It is vitally important to take markup for a specific product into consideration before going too far into the process. This is important as there will be lots of other small fees associated selling your product that will eat away at your margins. Having a strong initial markup will provide you with the necessary cushion to absorb these variable costs.

Example: Lets look at an actual product to get a better understanding of why initial markup is so important. We will work with a Pet Pedometer - a little device you connect to your dogs collar to count how many steps they take.


This might be an interesting little niche - people are always willing to spend money on their dogs. But can you sell this product profitably?

I chose a potential selling price of $24.99 and got a cost per unit of $2 from a manufacturer on Alibaba. I added all the other approximate costs associated with selling the product into the spreadsheet below:  

 

You can see from this example how the small fees whittle away at your margin. In this case, a product that had an initial markup of over 1,200% ends up less than 100% when all is said and done. Of course, these are just approximates and you can cut costs significantly by handling fulfillment yourself and spending less on advertising. 

Tools: Try to find an example of the product you are interested in on Alibaba. Email a few manufactures to find out pricing and minimum order quantity (MOQ). From there, use Google to try to find others selling the same or similar product. How much are they charging?

Survey Monkey is a great tool for creating quick surveys to send out on your social networks to get a sense of what others would pay in your social circle.

When you begin to get more serious, you can mock up a quick website using tools like Weebly and actually try to attract a customer to put through an order to validate your price point. There can sometimes be a big different between what people say they would pay, and what they would actually pay, especially if all you solicit is friends and family members opinions.

7. How Much Can You Sell It For?

A price point between $75-$150 is general recommended as it minimizes the need to find a large number of customers to turn a decent profit and be able to give you some cushion for customer acquisition (marketing) costs.

Prices in excess of $150 tend to come with a lot more customer scrutiny. Potential customers will want and expect a lot more re-assurance. They will have more questions and in general will create a longer, more difficult sales cycle.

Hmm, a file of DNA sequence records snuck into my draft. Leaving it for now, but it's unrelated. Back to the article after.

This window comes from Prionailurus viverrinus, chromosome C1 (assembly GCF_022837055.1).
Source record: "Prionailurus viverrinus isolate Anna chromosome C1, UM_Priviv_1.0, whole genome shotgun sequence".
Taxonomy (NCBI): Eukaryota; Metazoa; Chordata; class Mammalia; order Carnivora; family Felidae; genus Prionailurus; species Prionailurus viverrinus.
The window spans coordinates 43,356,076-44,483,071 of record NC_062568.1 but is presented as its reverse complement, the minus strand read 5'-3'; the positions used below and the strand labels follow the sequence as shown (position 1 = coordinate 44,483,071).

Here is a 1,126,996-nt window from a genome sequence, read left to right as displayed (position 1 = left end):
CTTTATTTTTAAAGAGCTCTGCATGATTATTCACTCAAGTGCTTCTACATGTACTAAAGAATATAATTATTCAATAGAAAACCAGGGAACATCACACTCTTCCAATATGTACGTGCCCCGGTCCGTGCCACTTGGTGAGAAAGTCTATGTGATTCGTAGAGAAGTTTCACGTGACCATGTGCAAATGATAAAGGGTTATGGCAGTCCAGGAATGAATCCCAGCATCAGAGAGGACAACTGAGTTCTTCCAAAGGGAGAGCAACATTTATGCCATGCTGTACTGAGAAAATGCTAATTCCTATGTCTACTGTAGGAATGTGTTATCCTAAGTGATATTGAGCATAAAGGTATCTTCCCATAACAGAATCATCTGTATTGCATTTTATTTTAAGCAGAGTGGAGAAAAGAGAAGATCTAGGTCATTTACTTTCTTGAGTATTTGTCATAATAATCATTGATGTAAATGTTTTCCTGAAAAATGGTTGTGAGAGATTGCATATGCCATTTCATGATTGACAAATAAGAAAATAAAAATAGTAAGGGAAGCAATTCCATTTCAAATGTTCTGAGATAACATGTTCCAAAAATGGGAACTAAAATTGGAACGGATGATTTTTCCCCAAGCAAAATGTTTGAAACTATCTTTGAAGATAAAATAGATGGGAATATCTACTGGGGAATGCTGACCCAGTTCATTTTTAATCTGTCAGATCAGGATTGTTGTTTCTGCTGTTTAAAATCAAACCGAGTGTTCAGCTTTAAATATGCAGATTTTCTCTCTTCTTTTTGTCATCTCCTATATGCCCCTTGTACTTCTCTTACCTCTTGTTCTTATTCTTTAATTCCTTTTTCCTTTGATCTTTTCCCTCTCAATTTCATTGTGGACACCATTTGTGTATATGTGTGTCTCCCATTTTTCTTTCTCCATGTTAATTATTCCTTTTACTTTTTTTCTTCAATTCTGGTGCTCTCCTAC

Example: In our previous example with the Pet Pedometer we had a relatively low selling price of $25. Because of this, variable costs ate away at much of our profit, leaving us with a profit per unit of only $12.95. Lets say we switch out the Pet Pedometer for a new product called “Product X” and assume that “Product X” has a potential selling price of $100 (4x more than the Pet Pedometer). For consistency, I have also multiplied the other appropriate cost by a factor of 4x.

Because of the higher selling price we have much better margins 73% vs. 42% for the Pet Pedometer, and our profit per unit skyrockets from $12.95 to $76.75. 


 

8. Can You Offer a Subscription?

You will hear it time and time again: It’s much easier and less expensive to sell to a current customer, than to find new customers. A subscription-based business allows you to sell to the same customers many times over, automatically. There are generally two types of subscription-based ecommerce businesses, discovery and replenishment.

Examples: A discovery based ecommerce business like Quarterly Co. sends you something on a schedule but you don’t know what it is. It is picked by someone else but usually falls within the same category every period like beauty or fashion products.

Below is an example of a quarterly based subscription service of products hand-picked by Tina Roth Eisenberg (Swissmiss).

 

 

A replenishment based ecommerce business like Dollar Shave Club is based on sending you things that you consume and constantly need. In this case, shaving razor blades.


A subscription ecommerce model is especially important for a company like Dollar Shave Club because of the extremely low price of their products. Monthly blade subscriptions begin at $1 USD/month. If they didn’t sell to that same customer on an ongoing basis their business model would not work.

9. What is Your Product Size & Weight?

Product size and weight can have a big impact on your sales and bottom line. More and more customers expect free shipping these days. If your product is oversized and/or heavy, costly shipping can deter potential buyers. Did you know that shipping costs are the #1 reason for shopping cart abandonment?

Additionally, there will be added costs for shipping the products to you if you are working with an overseas manufacturer and it will increase warehouse costs if you choose to use a fulfillment warehouse.

Example: There is a popular oversized yoga mat company which sells giant workout mats. The product itself is a reasonable $99. Shipping to the USA is $25, Canada is $40 and the rest of the world is $100. For some, it would be hard for them to justify spending 40-100% more for shipping. 

Same goes for any large or heavy item. You may be very keen on selling iron weight sets, and perhaps you found a great supplier that will give you an excellent price - well, you need to take into account the increased shipping cost. There's only so much in shipping costs that a customer is willing to pay. 


10. Is Your Product Durable?

How fragile is your potential product? Fragile products can be an invitation for trouble. Breakable products will cost you more in shipping/packing costs and you are bound to have more customer returns and exchanges. Always keep in mind that even if it’s the shippers fault, it’s still the customers experience with your brand. You are ultimately responsible for that entire experience.

When you get to the stage of ordering samples, test them and push them to the limits. Leave them in a hot/cold environment, apply pressure, twist it, pull it, drop it, kick it. Don’t worry about breaking a few hundred dollars in samples. It’s more important you know exactly the quality of your potential product.